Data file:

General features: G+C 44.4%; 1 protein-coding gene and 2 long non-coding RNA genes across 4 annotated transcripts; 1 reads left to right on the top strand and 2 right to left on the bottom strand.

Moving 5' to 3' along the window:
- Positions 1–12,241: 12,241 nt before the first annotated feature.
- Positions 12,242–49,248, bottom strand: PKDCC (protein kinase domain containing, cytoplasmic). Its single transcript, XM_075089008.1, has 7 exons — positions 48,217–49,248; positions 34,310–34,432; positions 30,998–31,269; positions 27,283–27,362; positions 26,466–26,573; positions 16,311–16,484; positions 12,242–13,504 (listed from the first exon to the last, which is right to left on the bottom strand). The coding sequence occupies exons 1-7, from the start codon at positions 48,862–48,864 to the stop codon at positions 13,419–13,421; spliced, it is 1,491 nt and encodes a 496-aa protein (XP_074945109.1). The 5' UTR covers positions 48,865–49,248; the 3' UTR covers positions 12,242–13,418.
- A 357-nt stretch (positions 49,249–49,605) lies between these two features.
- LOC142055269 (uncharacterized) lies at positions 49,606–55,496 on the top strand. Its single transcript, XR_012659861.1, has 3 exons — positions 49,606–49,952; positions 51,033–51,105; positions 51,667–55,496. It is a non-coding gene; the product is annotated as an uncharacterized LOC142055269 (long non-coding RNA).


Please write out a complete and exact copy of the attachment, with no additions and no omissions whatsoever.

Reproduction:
General features: G+C 44.4%; 1 protein-coding gene and 2 long non-coding RNA genes across 4 annotated transcripts; 1 reads left to right on the top strand and 2 right to left on the bottom strand.

Moving 5' to 3' along the window:
- Positions 1–12,241: 12,241 nt before the first annotated feature.
- Positions 12,242–49,248, bottom strand: PKDCC (protein kinase domain containing, cytoplasmic). Its single transcript, XM_075089008.1, has 7 exons — positions 48,217–49,248; positions 34,310–34,432; positions 30,998–31,269; positions 27,283–27,362; positions 26,466–26,573; positions 16,311–16,484; positions 12,242–13,504 (listed from the first exon to the last, which is right to left on the bottom strand). The coding sequence occupies exons 1-7, from the start codon at positions 48,862–48,864 to the stop codon at positions 13,419–13,421; spliced, it is 1,491 nt and encodes a 496-aa protein (XP_074945109.1). The 5' UTR covers positions 48,865–49,248; the 3' UTR covers positions 12,242–13,418.
- A 357-nt stretch (positions 49,249–49,605) lies between these two features.
- LOC142055269 (uncharacterized) lies at positions 49,606–55,496 on the top strand. Its single transcript, XR_012659861.1, has 3 exons — positions 49,606–49,952; positions 51,033–51,105; positions 51,667–55,496. It is a non-coding gene; the product is annotated as an uncharacterized LOC142055269 (long non-coding RNA).